Gairloch Golf Club is one of those rounds I think back to often. It was a cold and rainy morning in June, but there is something about the town of Gairloch and that area of western Scotland that stays with you.
I played Gairloch during my journey on the North Coast 500, and I was lucky to be paired up with a kind local host with serious knowledge of the course and area. We had a great day on the course and I’m very glad I had someone to show me around. Like Durness, Gairloch has nine holes and 18 sets of tees, which, combined with a unique routing, can get confusing.
The course is squeezed onto a small piece of land between tall hills and a picturesque beach. The routing meanders, doubles back, and plays over itself to fit in all nine holes. A map of the routing is found at this link – check it out and take note that three of the nine holes cross one another. You realize why playing with a member was so valuable!
The club was established in 1898 and the course grew and evolved over the decades. It makes for a very fun round that is totally different than anything built in the modern era. The nine holes are comprised of six par 3s, two par 4s, and one par 5.
Gairloch Golf Club is located just outside of the town of Gairloch. The center of town is visible on the far coastline in the photo below.
The evening before my round I hiked into the hills above the course. The little strip of beach you see in the photo below is the same beach you see in the photo above, which borders the course.
Gairloch harbor, seen below, is very picturesque and is surrounded by dark hills and exposed rock. These little villages on the west coast of Scotland have so much character.
Here are some highlights from the round (I only played nine holes, so the yardages refer to the set of tees used for holes 1-9).
Hole 4 – 233 yards – “Blind Piper” – The photo below is from the green looking back toward the tee on this short blind par 4. The line off the tee is the black and white marking pole. This view give you a look at the steep hills that surround the course.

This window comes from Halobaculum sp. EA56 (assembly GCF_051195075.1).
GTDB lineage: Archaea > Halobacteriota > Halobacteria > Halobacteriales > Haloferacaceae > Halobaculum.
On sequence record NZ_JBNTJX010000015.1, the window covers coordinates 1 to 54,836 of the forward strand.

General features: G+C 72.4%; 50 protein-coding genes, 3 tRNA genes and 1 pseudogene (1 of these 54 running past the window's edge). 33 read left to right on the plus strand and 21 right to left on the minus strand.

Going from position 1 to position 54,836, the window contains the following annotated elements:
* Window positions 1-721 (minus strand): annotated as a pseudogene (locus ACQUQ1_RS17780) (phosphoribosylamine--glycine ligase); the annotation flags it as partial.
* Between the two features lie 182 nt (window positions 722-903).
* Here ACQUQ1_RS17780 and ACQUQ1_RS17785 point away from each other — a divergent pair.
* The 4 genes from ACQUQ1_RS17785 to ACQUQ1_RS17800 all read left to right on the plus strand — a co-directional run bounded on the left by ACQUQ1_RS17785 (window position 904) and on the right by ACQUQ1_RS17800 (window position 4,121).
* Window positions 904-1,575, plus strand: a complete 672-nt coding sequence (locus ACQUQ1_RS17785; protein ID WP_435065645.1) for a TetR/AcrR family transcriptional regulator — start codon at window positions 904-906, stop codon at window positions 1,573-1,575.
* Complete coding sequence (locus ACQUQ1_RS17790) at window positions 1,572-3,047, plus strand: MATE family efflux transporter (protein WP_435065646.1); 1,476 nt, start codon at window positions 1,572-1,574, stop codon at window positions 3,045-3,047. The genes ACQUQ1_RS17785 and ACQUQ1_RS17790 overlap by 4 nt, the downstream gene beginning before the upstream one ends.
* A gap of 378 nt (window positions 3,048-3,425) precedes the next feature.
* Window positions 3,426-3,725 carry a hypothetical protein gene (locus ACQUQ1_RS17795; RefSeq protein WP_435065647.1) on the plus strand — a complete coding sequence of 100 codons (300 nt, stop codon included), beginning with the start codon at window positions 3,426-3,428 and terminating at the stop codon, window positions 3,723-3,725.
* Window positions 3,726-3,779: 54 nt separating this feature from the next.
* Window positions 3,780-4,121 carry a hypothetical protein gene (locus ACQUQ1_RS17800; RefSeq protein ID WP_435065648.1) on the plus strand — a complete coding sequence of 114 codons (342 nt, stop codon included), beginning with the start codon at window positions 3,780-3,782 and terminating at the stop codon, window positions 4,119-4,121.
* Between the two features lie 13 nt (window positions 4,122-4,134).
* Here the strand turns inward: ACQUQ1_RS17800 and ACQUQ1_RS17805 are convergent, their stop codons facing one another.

Hole #6 – 194 yards – “Westward Ho!” – This elevated par 3 is one of the prettiest on the course and also the first hole with an artificial turf tee set on the hillside above the course. A number of tee boxes were added to the course on the hillside to increase distance in recent years. Looking at the course routing, I’m not sure they could have been added elsewhere. They don’t feel very natural, but with the views and fun they add to the course, I’d happily play them every day.
Hole #7 – 91 yards – “An Dun” – This is another artificial turf tee set on the hillside above the course. The blind shot plays toward the sea and only the very tip of the red flag is visible on the green. It’s a tantalizing view from the tee that leads to a dramatic reveal when you crest the hill and look down onto the green.
Hole #8 – 526 yards – “Traigh Mor” – The only par 5 on the course, this hole hugs the beach and works back to the clubhouse. It features another artificial turf tee box set on the hillside in the woods with yet another great view.
Players have the option to lay up short of a large hill that makes for a blind approach shot. Alternatively, golfers can try to carry the mound for a much easier approach. The second photo below is taken from the top of the mound.
Hole #9 – 164 yards – “Mo Dhachaidh” – The final hole is a blind par 3 that crosses the 8th fairway. The semi-blind par 3 plays to a punchbowl green that sits just below the clubhouse. (Note where you can see the 9th tee boxes on the left side of the photo above.)
Gairloch embodies the quirky charm that makes Scottish golf so great. Playing the course with a friendly local made it all the better. One story he told me embodies Gairloch perfectly: He described playing a round of golf, hopping down onto the beach to collect mussels, and then bringing them home to cook up a seafood pasta. If that’s not heaven, I don’t know what is.